Thursday, May 29, 2014

Sneakers USA

Are you wondering what to do with the orange Chuck Taylor All-Star sneakers you discovered while cleaning out your basement this past Memorial Day weekend?  Before you plan to wear them again, test the market.  There might be a teenage “sneakerhead” out there willing to pay top dollar for them.  

Read On:
Did you know reselling basketball sneakers has become a more lucrative endeavor than reselling baseball cards?  Sneaker resellers have created a cult like following both online and at conventions conducted around the country in ballrooms and high school gyms.  Teens that have grown up on the Internet are mastering the art of trading sneakers.  They have formed a subculture that is leveraging social platforms like Facebook and Instagram.  Some teens, in addition to expanding their personal collection, are earning a profit in the process thanks to selling what is considered a collector’s item – a limited edition exclusive sneaker, a topicI first addressed back in 2009.

One company that is capitalizing on marketing to “sneakerheads” is Adidas.  For years they have been leveraging the customization trend of built-to-order shopping experiences.  Adidas established a program where their consumers can pick from a variety of materials, colors and other personal features (e.g., country flag, team logo, etc.) to create their own ZX Flux Shoes.  Now, at the end of the summer, they will be introducing a new app for iPhone and Android devices to further enhance their program and create greater engagement among their loyal consumer followers.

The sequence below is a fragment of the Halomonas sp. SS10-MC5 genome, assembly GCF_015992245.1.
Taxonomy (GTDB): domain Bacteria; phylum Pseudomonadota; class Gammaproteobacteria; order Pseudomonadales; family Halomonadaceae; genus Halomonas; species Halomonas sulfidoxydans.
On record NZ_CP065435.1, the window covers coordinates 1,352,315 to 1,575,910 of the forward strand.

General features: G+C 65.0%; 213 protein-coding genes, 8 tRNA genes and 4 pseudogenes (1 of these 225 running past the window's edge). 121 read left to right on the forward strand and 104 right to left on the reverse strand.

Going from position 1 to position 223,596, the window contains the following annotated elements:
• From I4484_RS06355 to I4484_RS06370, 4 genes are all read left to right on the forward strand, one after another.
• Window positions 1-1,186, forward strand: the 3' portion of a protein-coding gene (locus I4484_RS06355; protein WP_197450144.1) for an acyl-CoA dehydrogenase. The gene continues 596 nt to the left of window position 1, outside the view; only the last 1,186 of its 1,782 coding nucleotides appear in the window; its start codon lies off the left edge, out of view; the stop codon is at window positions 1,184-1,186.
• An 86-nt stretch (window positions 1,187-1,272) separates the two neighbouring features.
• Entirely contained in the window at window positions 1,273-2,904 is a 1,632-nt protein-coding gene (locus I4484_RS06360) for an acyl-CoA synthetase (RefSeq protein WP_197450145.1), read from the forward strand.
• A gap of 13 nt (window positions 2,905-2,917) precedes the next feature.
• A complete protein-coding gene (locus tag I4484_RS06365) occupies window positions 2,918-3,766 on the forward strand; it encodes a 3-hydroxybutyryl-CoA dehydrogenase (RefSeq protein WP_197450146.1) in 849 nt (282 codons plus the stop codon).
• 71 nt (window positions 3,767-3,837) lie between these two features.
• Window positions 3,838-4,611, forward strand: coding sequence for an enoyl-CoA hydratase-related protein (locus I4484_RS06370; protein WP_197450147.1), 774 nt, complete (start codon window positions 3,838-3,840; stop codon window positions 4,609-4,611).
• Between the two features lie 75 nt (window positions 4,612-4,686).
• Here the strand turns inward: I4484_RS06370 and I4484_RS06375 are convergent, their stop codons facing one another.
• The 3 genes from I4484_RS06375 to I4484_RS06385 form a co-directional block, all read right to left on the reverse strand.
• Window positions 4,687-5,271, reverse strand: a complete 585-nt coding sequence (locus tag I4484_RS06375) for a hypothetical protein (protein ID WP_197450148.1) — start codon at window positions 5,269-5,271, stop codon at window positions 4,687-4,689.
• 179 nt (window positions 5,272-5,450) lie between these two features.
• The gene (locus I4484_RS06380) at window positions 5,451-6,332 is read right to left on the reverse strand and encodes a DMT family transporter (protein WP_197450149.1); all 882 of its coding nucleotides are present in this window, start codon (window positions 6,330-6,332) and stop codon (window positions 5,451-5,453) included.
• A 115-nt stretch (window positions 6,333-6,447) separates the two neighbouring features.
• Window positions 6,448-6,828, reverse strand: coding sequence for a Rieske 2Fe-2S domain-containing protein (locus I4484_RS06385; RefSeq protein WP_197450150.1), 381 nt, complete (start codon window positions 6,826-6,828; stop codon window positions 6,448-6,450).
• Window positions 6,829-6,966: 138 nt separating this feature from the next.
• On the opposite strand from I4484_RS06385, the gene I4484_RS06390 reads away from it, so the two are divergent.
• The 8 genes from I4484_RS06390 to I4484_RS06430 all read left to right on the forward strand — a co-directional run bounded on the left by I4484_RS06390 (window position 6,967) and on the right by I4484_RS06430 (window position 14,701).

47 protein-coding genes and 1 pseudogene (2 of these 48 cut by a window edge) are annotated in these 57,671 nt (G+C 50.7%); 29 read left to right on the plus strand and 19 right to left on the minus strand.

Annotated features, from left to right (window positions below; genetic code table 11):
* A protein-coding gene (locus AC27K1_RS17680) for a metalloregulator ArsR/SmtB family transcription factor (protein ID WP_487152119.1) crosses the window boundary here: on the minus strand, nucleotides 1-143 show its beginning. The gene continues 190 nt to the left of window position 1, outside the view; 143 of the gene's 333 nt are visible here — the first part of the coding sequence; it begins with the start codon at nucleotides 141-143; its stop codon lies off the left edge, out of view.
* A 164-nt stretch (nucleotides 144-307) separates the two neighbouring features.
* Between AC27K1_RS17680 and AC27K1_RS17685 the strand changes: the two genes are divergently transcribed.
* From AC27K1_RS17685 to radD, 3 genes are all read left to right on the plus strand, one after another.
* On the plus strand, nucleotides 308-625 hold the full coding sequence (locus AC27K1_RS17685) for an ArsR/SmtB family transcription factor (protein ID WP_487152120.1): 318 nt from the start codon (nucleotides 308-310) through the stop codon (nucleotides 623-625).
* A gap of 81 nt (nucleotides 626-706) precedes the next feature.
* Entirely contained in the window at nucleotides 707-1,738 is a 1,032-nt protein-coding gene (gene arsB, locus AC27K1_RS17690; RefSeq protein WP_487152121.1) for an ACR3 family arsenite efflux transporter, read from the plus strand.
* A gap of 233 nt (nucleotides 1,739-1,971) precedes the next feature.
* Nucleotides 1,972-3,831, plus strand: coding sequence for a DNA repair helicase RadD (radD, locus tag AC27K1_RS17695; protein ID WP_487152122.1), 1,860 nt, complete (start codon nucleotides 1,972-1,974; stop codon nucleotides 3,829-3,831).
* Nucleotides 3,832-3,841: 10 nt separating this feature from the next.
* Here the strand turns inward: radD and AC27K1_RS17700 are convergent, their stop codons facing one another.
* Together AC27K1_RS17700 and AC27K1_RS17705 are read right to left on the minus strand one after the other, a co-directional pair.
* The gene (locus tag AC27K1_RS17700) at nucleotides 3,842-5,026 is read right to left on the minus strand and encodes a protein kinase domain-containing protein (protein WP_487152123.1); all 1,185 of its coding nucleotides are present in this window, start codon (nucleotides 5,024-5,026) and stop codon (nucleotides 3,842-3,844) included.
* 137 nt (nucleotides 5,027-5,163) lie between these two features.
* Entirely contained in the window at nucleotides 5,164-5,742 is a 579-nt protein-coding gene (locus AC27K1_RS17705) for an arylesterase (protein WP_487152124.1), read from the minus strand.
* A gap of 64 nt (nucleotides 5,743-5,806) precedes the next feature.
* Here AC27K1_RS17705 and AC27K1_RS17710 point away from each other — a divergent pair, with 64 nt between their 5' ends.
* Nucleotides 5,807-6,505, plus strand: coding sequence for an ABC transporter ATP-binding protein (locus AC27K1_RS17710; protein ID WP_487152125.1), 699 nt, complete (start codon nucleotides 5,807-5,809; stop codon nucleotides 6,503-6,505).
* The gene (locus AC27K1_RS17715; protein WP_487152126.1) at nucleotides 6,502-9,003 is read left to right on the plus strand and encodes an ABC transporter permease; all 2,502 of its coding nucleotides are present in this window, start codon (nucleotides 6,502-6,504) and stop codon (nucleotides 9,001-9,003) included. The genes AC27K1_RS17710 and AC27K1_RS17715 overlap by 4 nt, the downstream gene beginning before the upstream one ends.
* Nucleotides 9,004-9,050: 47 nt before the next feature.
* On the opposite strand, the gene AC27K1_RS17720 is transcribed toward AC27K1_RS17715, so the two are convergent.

Do I hear $500 for authentic orange Chuck Taylor All-Star sneakers that are in excellent condition?  Do I hear $525?  Etc., etc., etc.  


1 comment:

  1. I have a pair of limited edition LEATHER Chuck Taylor's built on the original 1945 lasts. They made 1945 pairs. They were numbered sent in a carved wooden box. I kept them for at least five years without wearing them, but did not see them go much beyond the $250 I paid for them. So I started wearing them. I get much more pleasure out of telling the story when people enquire about "wuzzup wid dose kool shoes?"